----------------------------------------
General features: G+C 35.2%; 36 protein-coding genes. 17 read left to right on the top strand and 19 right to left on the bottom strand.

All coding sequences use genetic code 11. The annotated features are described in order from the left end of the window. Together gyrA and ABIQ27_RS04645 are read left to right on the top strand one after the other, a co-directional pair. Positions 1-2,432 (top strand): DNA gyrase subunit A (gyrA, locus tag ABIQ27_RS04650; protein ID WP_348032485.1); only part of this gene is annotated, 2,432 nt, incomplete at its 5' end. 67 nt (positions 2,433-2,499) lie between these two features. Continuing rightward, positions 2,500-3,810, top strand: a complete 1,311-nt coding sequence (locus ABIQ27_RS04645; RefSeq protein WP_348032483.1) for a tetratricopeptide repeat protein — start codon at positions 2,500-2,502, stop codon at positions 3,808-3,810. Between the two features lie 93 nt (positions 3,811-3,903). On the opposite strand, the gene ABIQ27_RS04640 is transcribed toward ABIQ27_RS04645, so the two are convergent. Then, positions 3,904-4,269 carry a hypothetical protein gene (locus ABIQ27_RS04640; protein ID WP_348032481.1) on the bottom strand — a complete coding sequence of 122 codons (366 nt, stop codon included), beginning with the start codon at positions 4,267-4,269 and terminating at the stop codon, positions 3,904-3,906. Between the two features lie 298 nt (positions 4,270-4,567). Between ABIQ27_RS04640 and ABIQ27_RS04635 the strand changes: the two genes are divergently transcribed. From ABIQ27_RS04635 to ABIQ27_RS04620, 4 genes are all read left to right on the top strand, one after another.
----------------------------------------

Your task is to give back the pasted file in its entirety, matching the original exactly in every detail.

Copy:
General features: G+C 35.2%; 36 protein-coding genes. 17 read left to right on the top strand and 19 right to left on the bottom strand.

All coding sequences use genetic code 11. The annotated features are described in order from the left end of the window. Together gyrA and ABIQ27_RS04645 are read left to right on the top strand one after the other, a co-directional pair. Positions 1-2,432 (top strand): DNA gyrase subunit A (gyrA, locus tag ABIQ27_RS04650; protein ID WP_348032485.1); only part of this gene is annotated, 2,432 nt, incomplete at its 5' end. 67 nt (positions 2,433-2,499) lie between these two features. Continuing rightward, positions 2,500-3,810, top strand: a complete 1,311-nt coding sequence (locus ABIQ27_RS04645; RefSeq protein WP_348032483.1) for a tetratricopeptide repeat protein — start codon at positions 2,500-2,502, stop codon at positions 3,808-3,810. Between the two features lie 93 nt (positions 3,811-3,903). On the opposite strand, the gene ABIQ27_RS04640 is transcribed toward ABIQ27_RS04645, so the two are convergent. Then, positions 3,904-4,269 carry a hypothetical protein gene (locus ABIQ27_RS04640; protein ID WP_348032481.1) on the bottom strand — a complete coding sequence of 122 codons (366 nt, stop codon included), beginning with the start codon at positions 4,267-4,269 and terminating at the stop codon, positions 3,904-3,906. Between the two features lie 298 nt (positions 4,270-4,567). Between ABIQ27_RS04640 and ABIQ27_RS04635 the strand changes: the two genes are divergently transcribed. From ABIQ27_RS04635 to ABIQ27_RS04620, 4 genes are all read left to right on the top strand, one after another.